The Gruesome Stories of a Real-Life Frankenweenie
The reanimation of dead dogs has basis in scientific history.
You may think that Tim Burton's acclaimed new animated movie Frankenweenie is just a comedic riff on the classic horror novel Frankenstein, and it certainly is, but the reanimation of dead dogs has some basis in scientific history.
This article at io9 mentions two 20th century scientists -- Robert Cornish and Sergei Bryukhonenko -- who each dabbled in bringing deceased canines back to life, but with far less success than Burton's Victor Frankenstein enjoyed.
Between 1934 and '35, Robert Cornish manage to reanimate two dogs -- Lazarus IV and Lazarus V -- who had been put to death. Oh, yeah, he actually killed the dogs himself by suffocating them. He brought them back to life using a seesaw to get their blood flowing, and then chemicals and artificial respiration to revive them. He succeeded, but both dogs suffered brain damage and physical defects as a result of their "resurrection."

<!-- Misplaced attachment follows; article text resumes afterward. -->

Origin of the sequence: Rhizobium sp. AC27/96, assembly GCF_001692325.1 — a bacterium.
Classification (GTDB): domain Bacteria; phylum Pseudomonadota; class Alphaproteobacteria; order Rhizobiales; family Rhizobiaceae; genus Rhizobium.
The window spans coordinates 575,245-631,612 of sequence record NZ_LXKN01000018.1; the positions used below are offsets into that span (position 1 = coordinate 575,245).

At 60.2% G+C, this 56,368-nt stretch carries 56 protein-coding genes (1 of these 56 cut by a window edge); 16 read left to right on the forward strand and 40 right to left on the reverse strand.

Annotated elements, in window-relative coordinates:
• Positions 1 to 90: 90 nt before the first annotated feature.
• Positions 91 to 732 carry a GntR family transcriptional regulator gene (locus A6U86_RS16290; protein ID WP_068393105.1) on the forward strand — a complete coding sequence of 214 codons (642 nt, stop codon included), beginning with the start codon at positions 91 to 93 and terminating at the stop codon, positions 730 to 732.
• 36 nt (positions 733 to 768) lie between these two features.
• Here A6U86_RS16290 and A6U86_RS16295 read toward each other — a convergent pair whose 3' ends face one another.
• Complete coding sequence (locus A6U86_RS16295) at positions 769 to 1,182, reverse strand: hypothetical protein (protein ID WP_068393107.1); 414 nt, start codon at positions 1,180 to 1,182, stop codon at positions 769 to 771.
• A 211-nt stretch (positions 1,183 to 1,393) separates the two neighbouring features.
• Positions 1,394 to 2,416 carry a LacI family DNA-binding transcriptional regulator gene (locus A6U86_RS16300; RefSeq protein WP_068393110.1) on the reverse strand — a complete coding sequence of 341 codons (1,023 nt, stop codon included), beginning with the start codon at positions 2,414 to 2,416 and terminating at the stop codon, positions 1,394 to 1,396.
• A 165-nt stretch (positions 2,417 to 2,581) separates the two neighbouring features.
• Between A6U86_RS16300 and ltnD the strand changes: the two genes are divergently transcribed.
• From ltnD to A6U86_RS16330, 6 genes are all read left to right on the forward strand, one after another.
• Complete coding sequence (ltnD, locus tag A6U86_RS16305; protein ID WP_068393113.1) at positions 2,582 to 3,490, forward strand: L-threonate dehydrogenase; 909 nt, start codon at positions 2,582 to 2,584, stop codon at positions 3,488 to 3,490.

Cornish's experiments inspired the 1935 movie Life Returns, where Cornish appeared as himself.
Then there's Sergei Bryukhonenko, who decapitated dogs and then provoked stimuli from them via his heart and lung machine. One poor pooch's head was kept "alive" on a plate for awhile. Bryukhonenko's experiments are documented in the 1940 film Experiments in the Revival of Organisms.
As you can see, these real Frankenweenie-esque stories aren't exactly the stuff of heartwarming (albeit Burton-ized) family fare. Thankfully, Hollywood's still good at telling far happier stories than real life sometimes can.
The film Frankenweenie is out today in a theater near you.
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